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Blood. 2004 Jul 1;104(1):166-9. Epub 2004 Mar 16.

Retinoic acid controls blood vessel formation by modulating endothelial and mural cell interaction via suppression of Tie2 signaling in vascular progenitor cells.

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Molecular Cellular Pathology Research Unit, RIKEN-Institute for Physical and Chemical Research, Wako, Saitama, Japan.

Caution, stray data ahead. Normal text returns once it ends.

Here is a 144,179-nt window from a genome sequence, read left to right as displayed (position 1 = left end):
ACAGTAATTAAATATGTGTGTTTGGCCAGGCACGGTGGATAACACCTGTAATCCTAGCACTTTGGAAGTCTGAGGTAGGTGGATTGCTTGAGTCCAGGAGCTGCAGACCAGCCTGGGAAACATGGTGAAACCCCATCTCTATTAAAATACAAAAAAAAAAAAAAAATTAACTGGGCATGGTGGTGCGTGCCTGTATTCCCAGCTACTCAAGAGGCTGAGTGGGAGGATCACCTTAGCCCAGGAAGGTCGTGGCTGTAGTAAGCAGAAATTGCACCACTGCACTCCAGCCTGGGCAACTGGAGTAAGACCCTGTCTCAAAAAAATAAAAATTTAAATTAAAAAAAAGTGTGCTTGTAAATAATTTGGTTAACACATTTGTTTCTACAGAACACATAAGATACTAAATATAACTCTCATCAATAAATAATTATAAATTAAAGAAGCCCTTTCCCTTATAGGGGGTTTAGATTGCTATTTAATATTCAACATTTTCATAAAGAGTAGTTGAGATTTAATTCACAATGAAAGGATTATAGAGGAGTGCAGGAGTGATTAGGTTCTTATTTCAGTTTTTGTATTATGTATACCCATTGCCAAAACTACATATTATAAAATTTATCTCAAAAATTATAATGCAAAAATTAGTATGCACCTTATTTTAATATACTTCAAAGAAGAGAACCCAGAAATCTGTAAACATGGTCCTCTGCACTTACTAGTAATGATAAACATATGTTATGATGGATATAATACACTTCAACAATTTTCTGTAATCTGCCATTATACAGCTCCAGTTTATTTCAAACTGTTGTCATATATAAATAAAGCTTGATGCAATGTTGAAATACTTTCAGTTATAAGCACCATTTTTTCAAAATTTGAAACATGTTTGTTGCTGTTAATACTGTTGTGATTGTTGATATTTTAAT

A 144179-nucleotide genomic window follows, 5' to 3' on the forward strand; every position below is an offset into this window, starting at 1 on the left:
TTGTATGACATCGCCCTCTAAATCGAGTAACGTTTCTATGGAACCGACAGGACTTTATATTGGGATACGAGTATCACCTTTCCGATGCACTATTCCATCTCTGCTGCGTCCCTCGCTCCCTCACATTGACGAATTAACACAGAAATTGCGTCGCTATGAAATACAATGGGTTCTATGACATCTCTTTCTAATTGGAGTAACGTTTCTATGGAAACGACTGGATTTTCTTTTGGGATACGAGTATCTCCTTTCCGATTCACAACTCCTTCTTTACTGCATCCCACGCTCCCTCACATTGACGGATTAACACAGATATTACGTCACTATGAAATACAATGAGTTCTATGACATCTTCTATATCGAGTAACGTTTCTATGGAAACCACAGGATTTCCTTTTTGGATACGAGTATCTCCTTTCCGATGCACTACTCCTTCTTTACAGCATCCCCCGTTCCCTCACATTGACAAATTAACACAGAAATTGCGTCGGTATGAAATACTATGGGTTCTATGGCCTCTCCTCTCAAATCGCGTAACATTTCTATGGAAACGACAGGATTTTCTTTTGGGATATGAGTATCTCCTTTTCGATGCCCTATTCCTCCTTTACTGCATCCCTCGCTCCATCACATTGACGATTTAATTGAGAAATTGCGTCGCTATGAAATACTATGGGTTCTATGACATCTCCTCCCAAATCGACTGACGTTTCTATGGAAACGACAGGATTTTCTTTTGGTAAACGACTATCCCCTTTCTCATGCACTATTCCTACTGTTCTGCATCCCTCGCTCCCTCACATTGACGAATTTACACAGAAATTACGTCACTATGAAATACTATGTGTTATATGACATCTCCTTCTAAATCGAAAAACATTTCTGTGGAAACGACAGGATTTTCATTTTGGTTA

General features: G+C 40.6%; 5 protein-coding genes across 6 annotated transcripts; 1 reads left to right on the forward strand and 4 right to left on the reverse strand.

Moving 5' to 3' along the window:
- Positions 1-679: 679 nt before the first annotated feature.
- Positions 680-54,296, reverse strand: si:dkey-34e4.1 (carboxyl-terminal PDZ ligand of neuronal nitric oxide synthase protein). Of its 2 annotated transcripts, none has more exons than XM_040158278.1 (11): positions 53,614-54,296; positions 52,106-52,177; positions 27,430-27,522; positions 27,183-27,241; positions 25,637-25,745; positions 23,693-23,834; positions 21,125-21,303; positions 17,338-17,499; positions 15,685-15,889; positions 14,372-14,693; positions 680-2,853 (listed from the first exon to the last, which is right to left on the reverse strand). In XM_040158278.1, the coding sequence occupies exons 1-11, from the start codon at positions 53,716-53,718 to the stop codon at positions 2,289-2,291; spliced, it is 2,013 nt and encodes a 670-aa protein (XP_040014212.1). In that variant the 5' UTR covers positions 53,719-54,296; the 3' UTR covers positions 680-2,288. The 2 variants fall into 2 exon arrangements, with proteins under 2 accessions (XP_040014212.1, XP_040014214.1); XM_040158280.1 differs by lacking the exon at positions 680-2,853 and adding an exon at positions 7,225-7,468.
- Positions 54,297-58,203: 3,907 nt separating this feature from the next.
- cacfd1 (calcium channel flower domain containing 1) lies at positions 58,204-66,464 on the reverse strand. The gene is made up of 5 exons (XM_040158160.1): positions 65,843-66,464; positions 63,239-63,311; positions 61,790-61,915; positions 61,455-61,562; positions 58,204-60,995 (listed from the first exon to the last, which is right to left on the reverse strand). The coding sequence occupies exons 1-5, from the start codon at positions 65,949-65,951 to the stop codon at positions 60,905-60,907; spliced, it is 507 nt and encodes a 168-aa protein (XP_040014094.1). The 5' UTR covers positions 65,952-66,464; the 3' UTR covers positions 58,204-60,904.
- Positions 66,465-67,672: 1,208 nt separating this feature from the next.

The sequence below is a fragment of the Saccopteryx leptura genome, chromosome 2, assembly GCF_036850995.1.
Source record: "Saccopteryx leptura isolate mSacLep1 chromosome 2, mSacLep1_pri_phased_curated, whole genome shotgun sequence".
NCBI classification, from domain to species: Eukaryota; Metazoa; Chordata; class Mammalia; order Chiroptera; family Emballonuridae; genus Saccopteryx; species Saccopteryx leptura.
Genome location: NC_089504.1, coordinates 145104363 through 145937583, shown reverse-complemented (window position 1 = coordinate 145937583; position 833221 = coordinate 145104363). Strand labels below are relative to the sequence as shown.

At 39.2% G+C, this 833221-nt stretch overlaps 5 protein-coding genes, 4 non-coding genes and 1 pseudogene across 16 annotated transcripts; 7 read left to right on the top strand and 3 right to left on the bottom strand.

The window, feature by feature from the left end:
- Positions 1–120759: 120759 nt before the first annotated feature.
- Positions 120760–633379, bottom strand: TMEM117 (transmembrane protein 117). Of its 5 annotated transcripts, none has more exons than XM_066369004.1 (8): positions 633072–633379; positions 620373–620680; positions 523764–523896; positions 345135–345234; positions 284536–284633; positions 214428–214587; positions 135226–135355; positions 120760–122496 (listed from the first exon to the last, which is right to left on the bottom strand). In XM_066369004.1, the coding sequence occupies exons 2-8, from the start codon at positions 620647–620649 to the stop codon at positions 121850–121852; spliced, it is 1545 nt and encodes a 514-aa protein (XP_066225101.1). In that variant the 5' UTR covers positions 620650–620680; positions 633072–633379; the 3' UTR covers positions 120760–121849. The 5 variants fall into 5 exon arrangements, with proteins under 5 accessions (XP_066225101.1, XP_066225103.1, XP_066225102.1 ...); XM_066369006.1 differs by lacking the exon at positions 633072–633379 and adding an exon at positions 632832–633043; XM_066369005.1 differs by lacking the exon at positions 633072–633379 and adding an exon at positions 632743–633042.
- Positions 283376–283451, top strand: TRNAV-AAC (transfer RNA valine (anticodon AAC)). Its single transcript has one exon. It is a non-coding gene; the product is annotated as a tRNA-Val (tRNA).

Inhibition by all-trans retinoic acid (atRA) of the microvasculature formation in chicken chorioallantoic membrane (CAM) accompanied remarkably reduced numbers of endothelial cells (ECs) and increased numbers of mural cells (MCs) under the chorionic epithelial layer. Ro41-5253 (retinoid antagonist) exerted the opposite effect. Although atRA did not affect the differentiation of murine embryonic stem cell-derived vascular progenitor cells (VPCs) into ECs or MCs, atRA suppressed EC-MC interaction, leading to impaired branching. In both atRA-treated VPC cultures and CAM tissues underneath the chorionic epithelial layer, the expression of angiopoietin-2 (Ang-2; competitor for Ang-1) was enhanced, whereas that of Tie2 (a receptor for Angs) was reduced. Simultaneous treatment with Ang-1 partially blocked RA induction of EC-MC malinteraction and reduction in blood vessel formation. These results suggest that retinoid(s) may reduce EC-MC interaction by down-regulating Tie2 signaling as well as decreased EC numbers, which lead to impaired vascular remodeling.

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